B- to B+ - The work displays a sound knowledge of stress, coping theories and stress appraisal but with some limitations - There is evidence of background study - The work has a defined and logical structure but with some weaknesses in the way in the arguments are presented - There is some original interpretation of topics - The work is presented carefully with accurate information and few factual errors

Learning outcomes

  1. Demonstrate an understanding of stress and coping as a transaction between the individual and environment.

  2. Critically evaluate theories of acute and chronic stress and demonstrate an understanding of the links between stress and illness.

  3. Critically evaluate and synthesise coping theories, definitions and understand the distinction between coping styles and coping strategies.

  4. Appreciate the nature and function of social support and how it influences stress appraisal, coping response and illness outcomes.

  5. Demonstrate an understanding of the link between interpretation and emotional expression and its influence on stress appraisal, coping response and illness outcomes.

Assessment Methods

Type Name Description Weight
Written assignment, including essay Written Assignment

Students will be given a choice of written tasks that will include an essay question, developing a handbook/guide for a specific population, or blog.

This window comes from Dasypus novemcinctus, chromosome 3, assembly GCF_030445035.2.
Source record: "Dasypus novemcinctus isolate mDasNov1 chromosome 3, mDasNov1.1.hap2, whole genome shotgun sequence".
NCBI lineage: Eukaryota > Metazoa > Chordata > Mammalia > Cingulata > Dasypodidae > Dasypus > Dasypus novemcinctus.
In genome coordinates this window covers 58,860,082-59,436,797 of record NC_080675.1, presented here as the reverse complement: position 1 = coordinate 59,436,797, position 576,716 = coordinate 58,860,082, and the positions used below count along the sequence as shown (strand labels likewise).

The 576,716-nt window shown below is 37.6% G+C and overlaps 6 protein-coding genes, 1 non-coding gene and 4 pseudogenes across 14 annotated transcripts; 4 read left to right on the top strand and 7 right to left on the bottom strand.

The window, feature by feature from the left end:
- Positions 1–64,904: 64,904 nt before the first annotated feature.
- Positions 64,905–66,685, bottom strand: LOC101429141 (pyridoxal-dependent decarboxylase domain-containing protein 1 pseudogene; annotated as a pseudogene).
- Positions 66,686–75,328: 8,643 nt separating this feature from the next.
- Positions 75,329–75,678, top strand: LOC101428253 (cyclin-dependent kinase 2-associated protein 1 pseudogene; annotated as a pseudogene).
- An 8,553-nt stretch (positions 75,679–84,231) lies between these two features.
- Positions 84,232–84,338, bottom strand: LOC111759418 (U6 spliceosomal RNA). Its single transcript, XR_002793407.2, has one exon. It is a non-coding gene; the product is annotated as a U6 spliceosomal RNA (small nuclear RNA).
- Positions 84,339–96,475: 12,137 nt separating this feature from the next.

This will be held during the summer exam period. The exam will consist of 4 short answer questions (approx 500 words each).


Teaching and Learning Strategy


10 x 2 hour lectures (1 week will be reading week and 1 will be revision week).

Private study

This will cover weekly reading time, preparing and taking assessments.


Transferable skills

  • Literacy - Proficiency in reading and writing through a variety of media
  • Self-Management - Able to work unsupervised in an efficient, punctual and structured manner. To examine the outcomes of tasks and events, and judge levels of quality and importance
  • Exploring - Able to investigate, research and consider alternatives
  • Information retrieval - Able to access different and multiple sources of information
  • Critical analysis & Problem Solving - Able to deconstruct and analyse problems or complex situations. To find solutions to problems through analyses and exploration of all possibilities using appropriate methods, rescources and creativity.